All sorts of accusations have been levelled at Nickelback by critics and hipsters, the chief being that they are destroying rock music.
This is an utter fallacy of course, but let me first indulge the haters for a little while.
They charge the group with having no artistic integrity and of pandering to their fans instead.
Even if that was true, so what? Since when has that been the price of entry for rock stardom?
If we held everyone to that standard, then why isn’t everyone holding pitchforks and chasing Bon Jovi or Aerosmith out of town?
Another charge: Nickelback’s music is derivative, rehashing the worst aspects of the now-forgotten grunge genre.
Well, I totally agree the guys are no Nirvana, but if we are going to start throwing terms such as “derivative” about, then we should also apply that same blood-curdling hatred to the plethora of pop stars being churned out of talent shows on our television every day.
No, the Nickelback attacks are not solely due to their uninspiring middle-of-the-road music.
Instead, they are the result of the kind of anger spasms rock critics and hipsters occasionally have when the world fails to match the view from their designer rims.
A lot of times, the common folk do actually pay attention to the critics, and acts from Elvis Costello to Florence + the Machine can become big stars.
In other times, the critics get it so wrong they indulge in frenzied rewriting of history to be on the right side of public opinion.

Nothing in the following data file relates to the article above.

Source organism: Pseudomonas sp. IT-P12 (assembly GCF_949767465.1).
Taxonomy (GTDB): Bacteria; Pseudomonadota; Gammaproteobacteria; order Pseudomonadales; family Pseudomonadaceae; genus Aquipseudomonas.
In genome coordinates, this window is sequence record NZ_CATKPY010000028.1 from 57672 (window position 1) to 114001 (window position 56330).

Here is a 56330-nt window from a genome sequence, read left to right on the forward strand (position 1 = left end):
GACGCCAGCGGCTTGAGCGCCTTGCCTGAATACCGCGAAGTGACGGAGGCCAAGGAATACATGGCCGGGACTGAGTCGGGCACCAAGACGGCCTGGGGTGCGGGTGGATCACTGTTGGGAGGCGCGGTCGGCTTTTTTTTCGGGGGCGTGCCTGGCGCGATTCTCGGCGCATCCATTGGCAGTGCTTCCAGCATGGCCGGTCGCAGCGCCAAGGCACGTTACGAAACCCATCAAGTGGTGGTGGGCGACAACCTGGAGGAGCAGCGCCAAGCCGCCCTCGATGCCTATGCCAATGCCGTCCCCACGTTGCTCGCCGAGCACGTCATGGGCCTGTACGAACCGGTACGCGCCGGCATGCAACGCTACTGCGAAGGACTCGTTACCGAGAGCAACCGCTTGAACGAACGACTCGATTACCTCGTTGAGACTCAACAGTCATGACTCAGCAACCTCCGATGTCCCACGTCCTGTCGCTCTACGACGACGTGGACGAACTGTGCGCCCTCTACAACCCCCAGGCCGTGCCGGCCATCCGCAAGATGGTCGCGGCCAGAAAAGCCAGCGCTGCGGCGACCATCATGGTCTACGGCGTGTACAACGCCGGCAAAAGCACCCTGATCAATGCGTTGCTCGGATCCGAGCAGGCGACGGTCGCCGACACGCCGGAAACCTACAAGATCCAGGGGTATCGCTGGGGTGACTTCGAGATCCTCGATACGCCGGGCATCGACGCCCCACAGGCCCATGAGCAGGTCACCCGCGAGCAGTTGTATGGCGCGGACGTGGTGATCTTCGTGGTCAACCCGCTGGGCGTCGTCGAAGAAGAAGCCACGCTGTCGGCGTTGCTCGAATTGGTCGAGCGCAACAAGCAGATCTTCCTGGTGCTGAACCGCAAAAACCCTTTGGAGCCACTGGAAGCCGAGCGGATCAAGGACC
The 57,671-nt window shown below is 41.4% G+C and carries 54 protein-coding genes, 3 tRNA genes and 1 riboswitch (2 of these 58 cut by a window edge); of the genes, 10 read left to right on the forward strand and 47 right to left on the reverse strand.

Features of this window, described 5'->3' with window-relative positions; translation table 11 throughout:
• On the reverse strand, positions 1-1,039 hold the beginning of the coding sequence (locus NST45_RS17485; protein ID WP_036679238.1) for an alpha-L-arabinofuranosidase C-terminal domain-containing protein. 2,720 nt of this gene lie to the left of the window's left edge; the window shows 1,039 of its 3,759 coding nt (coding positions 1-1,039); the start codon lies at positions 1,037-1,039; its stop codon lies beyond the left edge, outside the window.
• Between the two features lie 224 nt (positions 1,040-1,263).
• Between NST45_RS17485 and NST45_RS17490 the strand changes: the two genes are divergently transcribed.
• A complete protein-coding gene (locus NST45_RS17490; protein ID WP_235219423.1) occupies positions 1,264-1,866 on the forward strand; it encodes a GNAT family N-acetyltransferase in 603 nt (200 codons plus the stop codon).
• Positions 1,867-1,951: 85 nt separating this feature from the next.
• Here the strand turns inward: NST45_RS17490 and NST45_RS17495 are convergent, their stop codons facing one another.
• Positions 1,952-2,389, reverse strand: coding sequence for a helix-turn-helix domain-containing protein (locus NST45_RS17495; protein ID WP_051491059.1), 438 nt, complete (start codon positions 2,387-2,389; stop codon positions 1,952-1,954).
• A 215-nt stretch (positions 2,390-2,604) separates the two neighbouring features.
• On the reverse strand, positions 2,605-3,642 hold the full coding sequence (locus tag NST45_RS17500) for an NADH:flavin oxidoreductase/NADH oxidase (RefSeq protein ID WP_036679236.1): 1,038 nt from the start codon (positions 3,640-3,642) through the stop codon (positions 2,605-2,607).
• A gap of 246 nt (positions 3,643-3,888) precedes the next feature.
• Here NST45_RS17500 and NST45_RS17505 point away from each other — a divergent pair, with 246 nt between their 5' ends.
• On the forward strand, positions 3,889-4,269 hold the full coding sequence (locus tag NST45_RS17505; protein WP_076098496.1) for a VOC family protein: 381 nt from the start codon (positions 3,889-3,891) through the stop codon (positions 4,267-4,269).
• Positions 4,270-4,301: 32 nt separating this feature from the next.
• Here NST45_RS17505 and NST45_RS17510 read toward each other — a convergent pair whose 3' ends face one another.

Look back only 15 years ago and musicians such as Bob Dylan and Bruce Springsteen were derided as has-beens in need of immediate retirement; now you can’t hear these old boys sing over the shrieking five-star reviews for each new album.
Don’t get it twisted: I am not comparing Nickelback with His Bobness or The Boss. However, what they have in common is their middle-aged fan base remaining agile enough to buy both CDs and attend concerts while most indie music fans are busy illegally downloading the latest “groundbreaking” artist.
The elitism and snobbery of rock critics and hipsters have always been around since the days of The Beatles (just ask the poor Monkees). Sometimes the critics and hipsters win and we are influenced, while at other times they are trampled by the millions of fans scurrying for the tickets to the latest most-hated band.
Nickelback are merely another chapter in the continuing musical culture wars.
Saeed Saeed is a reporter for The National’s Arts&Life section